Thanks for the concern and interest, I look forward to your thoughts,
Thank you for writing. You certainly have a quandary. How unfortunate that you and your ex-wife have such differing views.
A situation of this kind involves a built-in problem. When parents divorce, the problems that led to this division do not magically disappear. When a child's custody is shared, the parents must have contact and communication. Whatever factors led to the divorce will almost always continue to be present afterward, unless there is competent intervention such as post-divorce custody counseling.
Unfortunately, most divorcing couples do not take this step. Without such help, the conflicts, resentments and power struggles inevitable in divorce can become the focus when choices need to be made involving the child's life. The child's right to make choices and decisions, in accordance with his age and experience, can be overlooked in the complex circumstances of a couple who, by definition, are unable to agree on important matters.
The focus in the present situation should instead be on the child. His rights, needs, and preferences need to be heard and given primary consideration. It is only right and fair that the person whose life is under discussion be given a strong voice in the matter. Unfortunately, in our society both the young and the elderly are expected to sit quietly by while others make choices for them.
It seems clear from your letters that your son is happy to sleep near a father he sees only part-time, and with whom he has a mutually rewarding relationship. Such an attachment can be invaluable to a child in these circumstances. Co-sleeping is a cultural, not an ethical matter. For millions of years, it was the norm - and in many places in the world, it remains so. Not too long ago, a businessman from India shocked his American colleagues by mentioning that he had always slept with his father's arm around him - until he left home at age 21. In that culture, this was normal and accepted, and this man's bond with his father remained close from childhood to adulthood.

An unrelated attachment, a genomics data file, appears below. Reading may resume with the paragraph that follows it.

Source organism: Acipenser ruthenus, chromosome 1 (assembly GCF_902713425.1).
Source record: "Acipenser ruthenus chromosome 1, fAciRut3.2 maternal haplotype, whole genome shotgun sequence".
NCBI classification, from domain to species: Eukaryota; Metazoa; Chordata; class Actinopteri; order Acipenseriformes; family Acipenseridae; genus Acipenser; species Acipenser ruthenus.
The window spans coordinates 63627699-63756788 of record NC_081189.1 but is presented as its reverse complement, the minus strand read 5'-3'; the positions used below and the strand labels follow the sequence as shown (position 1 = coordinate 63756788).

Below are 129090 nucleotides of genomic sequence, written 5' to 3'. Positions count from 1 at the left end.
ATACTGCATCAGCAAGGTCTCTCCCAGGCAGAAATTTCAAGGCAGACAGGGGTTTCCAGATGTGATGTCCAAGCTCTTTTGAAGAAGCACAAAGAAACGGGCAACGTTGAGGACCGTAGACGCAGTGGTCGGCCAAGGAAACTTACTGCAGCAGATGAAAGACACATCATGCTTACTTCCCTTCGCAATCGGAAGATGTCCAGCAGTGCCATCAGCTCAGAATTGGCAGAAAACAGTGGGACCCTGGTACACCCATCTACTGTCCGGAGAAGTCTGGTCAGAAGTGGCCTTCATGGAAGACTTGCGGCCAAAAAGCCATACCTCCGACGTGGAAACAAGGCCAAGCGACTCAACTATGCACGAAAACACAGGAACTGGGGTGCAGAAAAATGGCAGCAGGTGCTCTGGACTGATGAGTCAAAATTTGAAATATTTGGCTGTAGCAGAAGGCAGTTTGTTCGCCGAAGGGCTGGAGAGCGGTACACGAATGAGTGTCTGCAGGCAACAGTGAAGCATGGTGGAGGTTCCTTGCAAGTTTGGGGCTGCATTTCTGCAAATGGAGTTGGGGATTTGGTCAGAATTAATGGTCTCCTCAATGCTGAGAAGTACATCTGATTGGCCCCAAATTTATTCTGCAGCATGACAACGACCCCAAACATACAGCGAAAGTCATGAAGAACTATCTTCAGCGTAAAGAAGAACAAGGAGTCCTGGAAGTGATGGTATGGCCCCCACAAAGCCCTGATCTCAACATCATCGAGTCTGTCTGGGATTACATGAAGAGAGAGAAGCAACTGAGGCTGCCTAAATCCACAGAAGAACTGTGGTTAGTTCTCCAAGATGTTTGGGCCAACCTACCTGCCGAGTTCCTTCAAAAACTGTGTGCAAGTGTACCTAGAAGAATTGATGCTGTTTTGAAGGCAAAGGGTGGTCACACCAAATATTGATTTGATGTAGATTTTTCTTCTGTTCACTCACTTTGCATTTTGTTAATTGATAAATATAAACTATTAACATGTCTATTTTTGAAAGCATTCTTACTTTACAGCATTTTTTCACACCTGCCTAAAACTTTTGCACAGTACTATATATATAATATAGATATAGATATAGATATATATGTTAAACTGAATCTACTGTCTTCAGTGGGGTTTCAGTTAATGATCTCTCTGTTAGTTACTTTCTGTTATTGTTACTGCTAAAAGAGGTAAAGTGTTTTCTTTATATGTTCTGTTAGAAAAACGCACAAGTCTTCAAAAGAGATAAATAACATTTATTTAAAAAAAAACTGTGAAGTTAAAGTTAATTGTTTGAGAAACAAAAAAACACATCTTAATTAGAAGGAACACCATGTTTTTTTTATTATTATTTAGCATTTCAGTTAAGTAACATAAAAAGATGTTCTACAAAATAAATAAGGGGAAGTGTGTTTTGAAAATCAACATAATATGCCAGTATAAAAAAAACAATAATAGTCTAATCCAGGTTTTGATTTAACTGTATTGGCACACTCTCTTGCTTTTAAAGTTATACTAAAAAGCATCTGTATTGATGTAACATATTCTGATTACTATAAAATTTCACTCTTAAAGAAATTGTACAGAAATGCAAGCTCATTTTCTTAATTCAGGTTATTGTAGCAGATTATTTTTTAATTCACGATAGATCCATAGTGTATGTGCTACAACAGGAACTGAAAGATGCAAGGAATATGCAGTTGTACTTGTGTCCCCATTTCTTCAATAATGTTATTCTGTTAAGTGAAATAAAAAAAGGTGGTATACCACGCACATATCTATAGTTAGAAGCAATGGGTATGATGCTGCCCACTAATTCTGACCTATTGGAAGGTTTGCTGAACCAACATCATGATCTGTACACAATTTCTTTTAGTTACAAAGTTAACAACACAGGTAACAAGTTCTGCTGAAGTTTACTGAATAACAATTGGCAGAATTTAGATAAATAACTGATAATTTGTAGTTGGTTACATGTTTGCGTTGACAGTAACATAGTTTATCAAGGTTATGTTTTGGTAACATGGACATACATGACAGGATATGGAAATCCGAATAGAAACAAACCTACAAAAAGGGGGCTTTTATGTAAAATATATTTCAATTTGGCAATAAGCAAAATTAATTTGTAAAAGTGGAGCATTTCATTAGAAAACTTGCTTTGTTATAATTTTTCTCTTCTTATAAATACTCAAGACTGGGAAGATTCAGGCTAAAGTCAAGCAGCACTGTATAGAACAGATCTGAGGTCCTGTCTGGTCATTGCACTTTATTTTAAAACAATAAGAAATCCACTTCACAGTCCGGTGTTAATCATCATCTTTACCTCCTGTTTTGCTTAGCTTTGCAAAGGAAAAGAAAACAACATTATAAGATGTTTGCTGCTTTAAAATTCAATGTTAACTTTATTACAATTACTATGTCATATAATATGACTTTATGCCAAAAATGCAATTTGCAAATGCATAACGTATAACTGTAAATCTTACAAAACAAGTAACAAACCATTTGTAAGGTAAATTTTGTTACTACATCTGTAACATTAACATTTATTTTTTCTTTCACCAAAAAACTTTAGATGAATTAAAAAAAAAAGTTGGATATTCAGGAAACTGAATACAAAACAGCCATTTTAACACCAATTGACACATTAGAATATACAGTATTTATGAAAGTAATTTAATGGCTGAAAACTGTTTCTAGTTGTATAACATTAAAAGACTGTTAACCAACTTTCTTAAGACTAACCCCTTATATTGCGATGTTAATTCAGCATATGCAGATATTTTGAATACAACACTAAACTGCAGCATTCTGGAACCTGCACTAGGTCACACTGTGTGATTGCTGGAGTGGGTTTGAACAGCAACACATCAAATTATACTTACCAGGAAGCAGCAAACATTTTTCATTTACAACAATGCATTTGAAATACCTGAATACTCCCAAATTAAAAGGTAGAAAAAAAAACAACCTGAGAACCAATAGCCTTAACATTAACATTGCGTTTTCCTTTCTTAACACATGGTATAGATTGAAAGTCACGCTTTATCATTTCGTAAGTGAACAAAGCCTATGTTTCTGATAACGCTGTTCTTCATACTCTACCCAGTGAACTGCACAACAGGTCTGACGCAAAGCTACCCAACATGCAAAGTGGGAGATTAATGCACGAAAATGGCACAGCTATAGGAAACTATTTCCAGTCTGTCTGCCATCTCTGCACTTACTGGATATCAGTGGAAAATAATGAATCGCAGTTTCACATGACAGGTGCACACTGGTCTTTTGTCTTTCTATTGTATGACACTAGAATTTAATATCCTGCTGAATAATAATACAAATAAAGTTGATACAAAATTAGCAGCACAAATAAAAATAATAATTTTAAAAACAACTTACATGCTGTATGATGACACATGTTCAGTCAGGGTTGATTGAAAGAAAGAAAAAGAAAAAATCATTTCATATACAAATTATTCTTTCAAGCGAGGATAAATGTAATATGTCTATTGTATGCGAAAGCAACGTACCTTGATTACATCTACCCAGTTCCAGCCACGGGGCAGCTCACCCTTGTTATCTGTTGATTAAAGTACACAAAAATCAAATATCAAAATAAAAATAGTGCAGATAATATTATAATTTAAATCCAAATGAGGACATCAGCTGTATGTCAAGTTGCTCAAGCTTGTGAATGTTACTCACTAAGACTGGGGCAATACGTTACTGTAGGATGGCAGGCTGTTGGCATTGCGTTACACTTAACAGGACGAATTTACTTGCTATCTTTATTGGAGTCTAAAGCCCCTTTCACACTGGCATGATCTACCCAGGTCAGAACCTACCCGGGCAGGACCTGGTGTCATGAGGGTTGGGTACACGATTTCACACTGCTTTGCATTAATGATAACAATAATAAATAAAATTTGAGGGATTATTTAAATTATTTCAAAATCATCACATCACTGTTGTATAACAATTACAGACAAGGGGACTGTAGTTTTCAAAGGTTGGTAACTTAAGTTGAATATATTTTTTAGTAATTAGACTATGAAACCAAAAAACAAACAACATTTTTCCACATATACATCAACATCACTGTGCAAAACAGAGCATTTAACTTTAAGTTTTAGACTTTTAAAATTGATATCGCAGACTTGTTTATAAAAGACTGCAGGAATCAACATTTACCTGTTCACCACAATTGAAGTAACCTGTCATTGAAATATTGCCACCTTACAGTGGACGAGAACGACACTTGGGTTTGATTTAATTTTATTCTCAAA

As the mother also co-sleeps occasionally with her son, it seems inconsistent to ask the father to stop doing so, without a clear reason as to why this might be harmful. A child of seven can be asked - and should be asked - his views, preferences, and feelings about this situation, and have his words heard. A psychiatrist, parent, relative, lawyer, or anyone else in this situation who sees co-sleeping as necessarily harmful and dangerous should read the books listed below.
In a complex situation like this one, the most helpful step might be for the whole family to meet with an objective, neutral third party, such as a competent mediator or counselor. Unfortunately, it may be difficult to find someone whose views on co-sleeping are sound. The local La Leche League may be a good source to ask.
- Nighttime Parenting, by William Sears, M.D.
- The Continuum Concept, by Jean Liedloff
- The Magical Child, by Joseph Chilton Pearce
- The Family Bed: An Age Old Concept in Child Rearing, by Tine Thevenin
- Three in a Bed: Why You Should Sleep With Your Baby by Deborah Jackson
Thank you for your concern and your caring. I feel much better about talking to my ex about this subject now and have done further research as you suggested.
Keep up the good work.